Having laid down this elaborate but necessary criteria, the course was driven 6 times (actually 7 times, but one test was hopelessly compromised by driver error). As one would expect the data appears to be a normal distribution. It has a small standard deviation, indicating that the data set is of “high quality.” The results of the individual runs follow:

Run 1:Temp. 81F, wind 0, 87.8MPG
Run 2 Temp. 75F, wind nw@2, 90 MPG
Run 3 Temp. 90F, wind nw@2, 89.5 MPG
Run 4 Temp. 90F, wind sw@3 91.8 MPG (MPG adjusted for speed by 1 MPH by speed squared method)
Run 5 Temp. 91F, wind o, 90 MPG
Run 6, temp 93F, wind w8, 89.5 MPG
The data has the strong appearance of a well-defined normal distribution, with 4 data points tightly clumped and two outliers. The mean of the data is 89.76 MPG, and the standard deviation is 1.285 MPG, very tightly clumped high quality data.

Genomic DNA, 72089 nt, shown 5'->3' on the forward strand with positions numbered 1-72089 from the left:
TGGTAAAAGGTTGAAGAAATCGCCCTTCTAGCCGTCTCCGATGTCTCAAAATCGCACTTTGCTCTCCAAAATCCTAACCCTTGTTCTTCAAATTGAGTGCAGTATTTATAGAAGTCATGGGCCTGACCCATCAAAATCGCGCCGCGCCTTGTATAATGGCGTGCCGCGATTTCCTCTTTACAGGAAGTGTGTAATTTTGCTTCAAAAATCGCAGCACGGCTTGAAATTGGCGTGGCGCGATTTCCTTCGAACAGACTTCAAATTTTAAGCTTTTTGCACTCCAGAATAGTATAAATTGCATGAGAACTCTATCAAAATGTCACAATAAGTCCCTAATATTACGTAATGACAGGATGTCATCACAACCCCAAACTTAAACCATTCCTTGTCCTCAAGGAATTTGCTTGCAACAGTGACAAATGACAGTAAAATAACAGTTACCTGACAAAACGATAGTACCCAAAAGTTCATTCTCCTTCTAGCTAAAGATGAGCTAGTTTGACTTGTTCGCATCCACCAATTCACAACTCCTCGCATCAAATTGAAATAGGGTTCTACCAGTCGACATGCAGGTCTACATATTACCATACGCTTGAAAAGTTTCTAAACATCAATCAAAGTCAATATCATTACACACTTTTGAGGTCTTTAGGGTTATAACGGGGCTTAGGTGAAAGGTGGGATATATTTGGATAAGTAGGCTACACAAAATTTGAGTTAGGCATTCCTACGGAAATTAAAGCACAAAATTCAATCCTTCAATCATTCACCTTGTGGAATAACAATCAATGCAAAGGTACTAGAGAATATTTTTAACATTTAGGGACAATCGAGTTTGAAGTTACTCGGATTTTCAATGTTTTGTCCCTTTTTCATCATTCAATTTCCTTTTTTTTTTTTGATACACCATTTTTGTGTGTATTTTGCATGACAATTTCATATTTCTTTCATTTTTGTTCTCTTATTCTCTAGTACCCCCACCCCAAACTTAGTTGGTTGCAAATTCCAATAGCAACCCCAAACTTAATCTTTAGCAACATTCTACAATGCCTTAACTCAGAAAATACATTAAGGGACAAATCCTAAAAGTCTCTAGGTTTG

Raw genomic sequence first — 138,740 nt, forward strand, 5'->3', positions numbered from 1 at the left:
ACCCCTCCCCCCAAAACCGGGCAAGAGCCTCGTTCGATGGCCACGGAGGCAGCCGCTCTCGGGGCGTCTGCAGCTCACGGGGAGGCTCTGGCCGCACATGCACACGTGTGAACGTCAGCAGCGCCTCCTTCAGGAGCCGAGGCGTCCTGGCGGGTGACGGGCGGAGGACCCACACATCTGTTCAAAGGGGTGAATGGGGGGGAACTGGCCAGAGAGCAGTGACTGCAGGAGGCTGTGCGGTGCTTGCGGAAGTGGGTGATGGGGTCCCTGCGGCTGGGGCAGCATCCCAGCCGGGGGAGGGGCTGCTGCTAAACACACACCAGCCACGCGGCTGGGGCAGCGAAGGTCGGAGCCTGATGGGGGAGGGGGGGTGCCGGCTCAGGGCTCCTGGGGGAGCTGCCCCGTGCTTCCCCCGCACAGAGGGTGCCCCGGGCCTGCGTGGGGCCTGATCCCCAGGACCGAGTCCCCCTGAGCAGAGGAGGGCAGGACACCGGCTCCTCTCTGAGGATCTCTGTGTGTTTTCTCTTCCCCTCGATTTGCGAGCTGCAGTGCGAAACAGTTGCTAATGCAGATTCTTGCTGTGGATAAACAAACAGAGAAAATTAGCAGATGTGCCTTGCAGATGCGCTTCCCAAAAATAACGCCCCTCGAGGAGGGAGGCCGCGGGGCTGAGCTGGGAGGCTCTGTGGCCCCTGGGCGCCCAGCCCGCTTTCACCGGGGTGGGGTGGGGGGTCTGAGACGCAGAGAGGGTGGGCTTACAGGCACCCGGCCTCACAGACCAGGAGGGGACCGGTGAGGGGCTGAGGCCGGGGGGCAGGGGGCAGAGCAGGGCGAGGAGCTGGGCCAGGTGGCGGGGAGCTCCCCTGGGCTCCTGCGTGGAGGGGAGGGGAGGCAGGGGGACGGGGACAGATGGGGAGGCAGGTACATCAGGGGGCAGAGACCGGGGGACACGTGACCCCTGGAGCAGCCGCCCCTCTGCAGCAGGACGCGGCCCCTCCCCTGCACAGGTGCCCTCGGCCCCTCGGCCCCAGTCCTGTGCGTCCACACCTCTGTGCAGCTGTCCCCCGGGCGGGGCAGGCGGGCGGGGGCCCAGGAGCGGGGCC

So the bottom line, after all this thrashing about, is:

My Insight will do 90 MPG at 60 MPH on the Richmond area interstates, in the summer. Now to the mods!


Last edited by jime57; 07-24-2010 at 07:05 PM.. Reason: numerical error
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Old 07-24-2010, 10:35 PM   #2 (permalink)
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Nice job in attempting to get reliable and real-world data for gas consumption! As MetroMPG has pointed out in the past, this is not trivial. My coast-down numbers also have made me take a cautious approach.

Quote:
Originally Posted by jimepting View Post